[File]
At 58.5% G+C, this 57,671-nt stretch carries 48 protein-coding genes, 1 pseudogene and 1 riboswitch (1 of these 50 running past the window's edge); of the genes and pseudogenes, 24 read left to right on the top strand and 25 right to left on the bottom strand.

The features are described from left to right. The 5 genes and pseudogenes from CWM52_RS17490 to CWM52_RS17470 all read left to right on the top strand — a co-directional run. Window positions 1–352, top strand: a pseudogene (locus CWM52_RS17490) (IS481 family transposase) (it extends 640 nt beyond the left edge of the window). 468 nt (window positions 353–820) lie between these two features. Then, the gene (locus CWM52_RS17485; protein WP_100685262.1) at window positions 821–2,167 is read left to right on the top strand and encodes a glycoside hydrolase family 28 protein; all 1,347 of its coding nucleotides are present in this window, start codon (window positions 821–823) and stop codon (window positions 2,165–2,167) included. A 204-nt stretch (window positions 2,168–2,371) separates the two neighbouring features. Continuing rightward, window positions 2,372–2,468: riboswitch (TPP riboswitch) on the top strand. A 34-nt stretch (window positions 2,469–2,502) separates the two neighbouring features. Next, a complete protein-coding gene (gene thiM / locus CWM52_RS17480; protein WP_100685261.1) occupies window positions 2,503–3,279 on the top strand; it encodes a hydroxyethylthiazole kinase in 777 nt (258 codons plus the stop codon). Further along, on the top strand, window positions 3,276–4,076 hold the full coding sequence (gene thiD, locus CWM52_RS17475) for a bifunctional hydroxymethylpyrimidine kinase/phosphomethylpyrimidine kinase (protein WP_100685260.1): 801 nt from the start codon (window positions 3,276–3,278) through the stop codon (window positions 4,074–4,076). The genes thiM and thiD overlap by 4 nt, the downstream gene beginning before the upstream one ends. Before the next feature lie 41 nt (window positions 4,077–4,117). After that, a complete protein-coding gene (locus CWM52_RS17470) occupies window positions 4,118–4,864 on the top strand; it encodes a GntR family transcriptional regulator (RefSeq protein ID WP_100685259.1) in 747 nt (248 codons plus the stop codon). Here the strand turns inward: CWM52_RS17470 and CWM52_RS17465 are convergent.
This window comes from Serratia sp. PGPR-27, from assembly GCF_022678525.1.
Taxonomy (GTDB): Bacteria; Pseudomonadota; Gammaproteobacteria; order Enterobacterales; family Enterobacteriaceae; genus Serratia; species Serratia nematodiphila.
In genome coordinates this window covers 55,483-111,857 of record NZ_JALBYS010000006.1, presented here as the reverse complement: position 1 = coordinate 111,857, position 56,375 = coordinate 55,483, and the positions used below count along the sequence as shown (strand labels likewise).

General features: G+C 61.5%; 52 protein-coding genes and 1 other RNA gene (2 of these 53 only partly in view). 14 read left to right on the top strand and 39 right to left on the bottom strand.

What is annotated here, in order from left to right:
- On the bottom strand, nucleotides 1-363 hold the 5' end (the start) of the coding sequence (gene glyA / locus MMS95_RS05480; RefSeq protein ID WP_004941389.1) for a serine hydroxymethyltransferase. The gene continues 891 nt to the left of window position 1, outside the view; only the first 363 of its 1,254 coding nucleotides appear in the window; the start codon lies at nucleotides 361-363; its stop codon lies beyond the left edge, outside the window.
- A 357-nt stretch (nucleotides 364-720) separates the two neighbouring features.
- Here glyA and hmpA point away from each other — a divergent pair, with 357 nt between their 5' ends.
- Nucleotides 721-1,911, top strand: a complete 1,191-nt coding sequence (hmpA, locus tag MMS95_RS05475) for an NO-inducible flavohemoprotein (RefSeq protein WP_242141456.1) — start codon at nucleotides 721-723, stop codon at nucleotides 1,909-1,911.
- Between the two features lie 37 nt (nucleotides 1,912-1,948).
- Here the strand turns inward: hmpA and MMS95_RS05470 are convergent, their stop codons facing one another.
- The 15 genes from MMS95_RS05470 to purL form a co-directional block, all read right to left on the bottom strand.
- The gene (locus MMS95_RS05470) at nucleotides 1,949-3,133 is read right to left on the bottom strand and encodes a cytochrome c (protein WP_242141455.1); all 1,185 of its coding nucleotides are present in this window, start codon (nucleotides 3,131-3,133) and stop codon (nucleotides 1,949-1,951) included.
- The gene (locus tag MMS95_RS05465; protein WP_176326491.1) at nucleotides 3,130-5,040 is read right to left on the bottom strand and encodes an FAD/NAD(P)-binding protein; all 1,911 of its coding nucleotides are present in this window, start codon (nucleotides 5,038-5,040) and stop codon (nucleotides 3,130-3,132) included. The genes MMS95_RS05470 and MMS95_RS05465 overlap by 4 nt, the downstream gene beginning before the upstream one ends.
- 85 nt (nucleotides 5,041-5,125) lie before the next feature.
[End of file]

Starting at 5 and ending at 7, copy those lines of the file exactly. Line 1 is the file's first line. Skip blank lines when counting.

In genome coordinates this window covers 55,483-111,857 of record NZ_JALBYS010000006.1, presented here as the reverse complement: position 1 = coordinate 111,857, position 56,375 = coordinate 55,483, and the positions used below count along the sequence as shown (strand labels likewise).

General features: G+C 61.5%; 52 protein-coding genes and 1 other RNA gene (2 of these 53 only partly in view). 14 read left to right on the top strand and 39 right to left on the bottom strand.

What is annotated here, in order from left to right: